Article

Article

Ayyubid  

Islamic dynasty that ruled 1169–1252 in Egypt, 1180s–1260 in Syria and south-east Anatolia, and 1174–1229 in the Yemen, with minor branches continuing until the end of the 15th century. The Ayyubids were the Kurdish clan brought to power in 1169 by Salah al-Din (Saladin; reg 1169–93) and his nephew Shirkuh when they occupied Egypt on behalf of the Zangid family ruler of Damascus, Nur al-Din (reg 1146–74). Shirkuh soon died, and Salah al-Din became master of Egypt. He ended the Shi‛ite Fatimid dynasty of Egypt in 1171 and brought Aleppo and Damascus under his control in 1183 and 1186. Salah al-Din is best known in both East and West as a tireless foe of the crusaders, and for his liberation of Jerusalem in 1187. The Ayyubid lands were governed by leading members of his family. The sultan ruling in Cairo was paramount, and Damascus was the second capital, but Ayyubid possessions extended to the Yemen and into Anatolia. The counter-crusade continued throughout the Ayyubid period; notable is the failed treaty between al-Malik al-Kamil (...

Article

(b London, 21 Dec ?1120; d Canterbury, Dec 29, 1170; can Feb 1173; fd 29 Dec).

English archbishop, saint and patron. He was born of bourgeois stock and trained at the schools of Paris. Early in his career he showed a taste for beautiful objects: while still a clerk in the service of Theobald, Archbishop of Canterbury (reg 1138–61), he had an antique gem with a naked Mercury set for use as his private seal (impression in London, N. Archvs). Garnier of Pont-Sainte-Maxence testifies that Becket’s collection of jewels was seized by his murderers. As Chancellor of England (1154–62) he had the means to indulge his taste for magnificence and refined luxury. He also supported the literary activity of his friend John of Salisbury (c. 1115–80): the Policraticus and Metalogicon were dedicated to him in 1159. He was appointed Archbishop of Canterbury in 1162; probably in the following year he saw to the decoration there of the chapel of St Anselm in Canterbury Cathedral with paintings of high quality, of which only ...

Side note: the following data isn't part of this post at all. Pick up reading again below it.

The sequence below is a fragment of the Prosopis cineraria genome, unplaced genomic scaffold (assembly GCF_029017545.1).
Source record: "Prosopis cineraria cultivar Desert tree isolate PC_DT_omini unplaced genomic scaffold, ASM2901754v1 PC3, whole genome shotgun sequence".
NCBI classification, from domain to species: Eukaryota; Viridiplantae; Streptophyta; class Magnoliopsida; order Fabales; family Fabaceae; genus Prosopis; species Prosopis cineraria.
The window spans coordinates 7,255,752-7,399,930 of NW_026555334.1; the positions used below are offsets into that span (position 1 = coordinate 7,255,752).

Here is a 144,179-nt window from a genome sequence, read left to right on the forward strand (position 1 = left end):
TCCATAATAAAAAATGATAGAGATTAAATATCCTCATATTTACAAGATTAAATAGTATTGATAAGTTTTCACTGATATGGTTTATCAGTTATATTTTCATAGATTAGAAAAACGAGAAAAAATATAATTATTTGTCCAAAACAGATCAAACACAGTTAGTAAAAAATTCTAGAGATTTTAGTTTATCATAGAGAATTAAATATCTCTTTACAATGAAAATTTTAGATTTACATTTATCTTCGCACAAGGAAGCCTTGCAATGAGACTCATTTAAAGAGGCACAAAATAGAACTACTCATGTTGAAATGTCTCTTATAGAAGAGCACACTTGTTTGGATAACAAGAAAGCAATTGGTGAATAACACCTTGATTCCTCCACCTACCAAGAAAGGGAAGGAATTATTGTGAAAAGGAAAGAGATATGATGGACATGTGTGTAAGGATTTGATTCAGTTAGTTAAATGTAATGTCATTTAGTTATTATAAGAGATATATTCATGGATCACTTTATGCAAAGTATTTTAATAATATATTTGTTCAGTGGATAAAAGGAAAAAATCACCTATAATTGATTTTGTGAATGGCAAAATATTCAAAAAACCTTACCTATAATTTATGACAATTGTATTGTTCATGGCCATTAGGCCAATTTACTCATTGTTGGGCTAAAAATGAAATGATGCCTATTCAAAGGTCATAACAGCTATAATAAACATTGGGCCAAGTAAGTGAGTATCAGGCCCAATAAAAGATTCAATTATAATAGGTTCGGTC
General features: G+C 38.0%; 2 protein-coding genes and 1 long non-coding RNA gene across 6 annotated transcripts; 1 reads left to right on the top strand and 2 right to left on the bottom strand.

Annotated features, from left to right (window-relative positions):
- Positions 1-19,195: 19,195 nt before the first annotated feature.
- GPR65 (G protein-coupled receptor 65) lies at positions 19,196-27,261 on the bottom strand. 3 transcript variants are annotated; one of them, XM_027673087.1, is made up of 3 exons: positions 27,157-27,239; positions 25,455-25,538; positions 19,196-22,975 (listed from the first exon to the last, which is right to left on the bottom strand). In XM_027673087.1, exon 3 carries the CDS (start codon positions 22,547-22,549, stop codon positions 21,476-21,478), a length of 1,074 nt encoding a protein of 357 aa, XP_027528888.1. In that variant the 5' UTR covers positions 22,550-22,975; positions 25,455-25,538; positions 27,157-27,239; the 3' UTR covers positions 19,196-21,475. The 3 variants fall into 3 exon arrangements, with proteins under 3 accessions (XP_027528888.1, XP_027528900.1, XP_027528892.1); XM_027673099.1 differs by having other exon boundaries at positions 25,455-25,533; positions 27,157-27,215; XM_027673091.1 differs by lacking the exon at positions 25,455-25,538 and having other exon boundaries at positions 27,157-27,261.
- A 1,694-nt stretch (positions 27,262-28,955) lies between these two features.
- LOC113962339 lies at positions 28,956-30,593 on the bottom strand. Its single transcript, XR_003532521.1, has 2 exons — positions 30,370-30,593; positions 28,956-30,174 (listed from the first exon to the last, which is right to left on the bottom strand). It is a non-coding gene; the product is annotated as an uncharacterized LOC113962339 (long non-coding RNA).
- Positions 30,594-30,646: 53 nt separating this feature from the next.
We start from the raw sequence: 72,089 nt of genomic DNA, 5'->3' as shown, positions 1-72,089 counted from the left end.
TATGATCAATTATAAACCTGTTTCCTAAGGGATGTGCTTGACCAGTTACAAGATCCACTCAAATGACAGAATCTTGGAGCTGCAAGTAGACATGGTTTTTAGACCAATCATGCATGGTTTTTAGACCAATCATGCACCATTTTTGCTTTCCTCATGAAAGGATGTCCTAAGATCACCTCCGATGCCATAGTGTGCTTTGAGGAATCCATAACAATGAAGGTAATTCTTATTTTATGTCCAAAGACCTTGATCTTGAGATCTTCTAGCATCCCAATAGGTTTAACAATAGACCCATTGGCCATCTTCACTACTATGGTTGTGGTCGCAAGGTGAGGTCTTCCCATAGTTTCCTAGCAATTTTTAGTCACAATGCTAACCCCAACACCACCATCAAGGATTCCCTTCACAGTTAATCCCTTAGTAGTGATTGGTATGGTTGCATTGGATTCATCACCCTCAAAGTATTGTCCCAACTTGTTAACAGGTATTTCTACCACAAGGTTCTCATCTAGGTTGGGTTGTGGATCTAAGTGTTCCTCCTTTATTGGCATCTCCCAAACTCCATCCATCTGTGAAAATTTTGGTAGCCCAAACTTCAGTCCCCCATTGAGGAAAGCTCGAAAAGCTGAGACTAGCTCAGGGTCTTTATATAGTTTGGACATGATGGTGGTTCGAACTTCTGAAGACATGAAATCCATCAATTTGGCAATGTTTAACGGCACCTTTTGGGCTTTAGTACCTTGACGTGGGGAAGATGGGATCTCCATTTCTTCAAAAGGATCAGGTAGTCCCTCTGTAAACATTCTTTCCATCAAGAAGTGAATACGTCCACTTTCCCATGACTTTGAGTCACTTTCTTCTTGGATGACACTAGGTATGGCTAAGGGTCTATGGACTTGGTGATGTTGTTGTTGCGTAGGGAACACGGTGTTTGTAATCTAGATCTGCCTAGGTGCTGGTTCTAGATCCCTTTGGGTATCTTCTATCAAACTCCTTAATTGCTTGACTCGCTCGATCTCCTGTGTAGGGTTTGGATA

Article

In the 20th century, discussion of the relationship between Byzantine art and the art of the Latin West evolved in tandem with scholarship on Byzantine art itself. Identified as the religious imagery and visual and material culture of the Greek Orthodox Empire based at Constantinople between ad 330 and 1453, studies of Byzantine art often encompassed Post-Byzantine art and that of culturally allied states such as Armenian Cilicia, Macedonia, and portions of Italy. As such fields as Palaiologan family manuscripts and wall paintings, Armenian manuscripts, and Crusader manuscripts and icons emerged, scholars identified new intersections between Western medieval and Byzantine art. Subtle comparisons emerged with the recognition that Byzantine art was not static but changed over time in style and meaning, although most analyses identified Byzantine art as an accessible reservoir of the naturalistic, classicizing styles of antiquity. Scholars considering the 7th-century frescoes at S Maria Antiqua and mosaics at S Maria in Cosmedin, both in Rome, and the 8th-century frescoes at Castelseprio and Carolingian manuscripts such as the Coronation Gospels of Charlemagne (Vienna, Schatzkam. SCHK XIII) used formal comparisons with works such as pre-iconoclastic icons at St Catherine’s Monastery on Sinai, along with the history of Byzantine iconoclasm, to argue for the presence of Greek painters in the West. Similarly, Ottonian and Romanesque painting and luxury arts, such as ivories, provided examples of the appropriation of Byzantine imperial imagery. Yet the study of works such as the great 12th-century ...

Article

Alison Manges Nogueira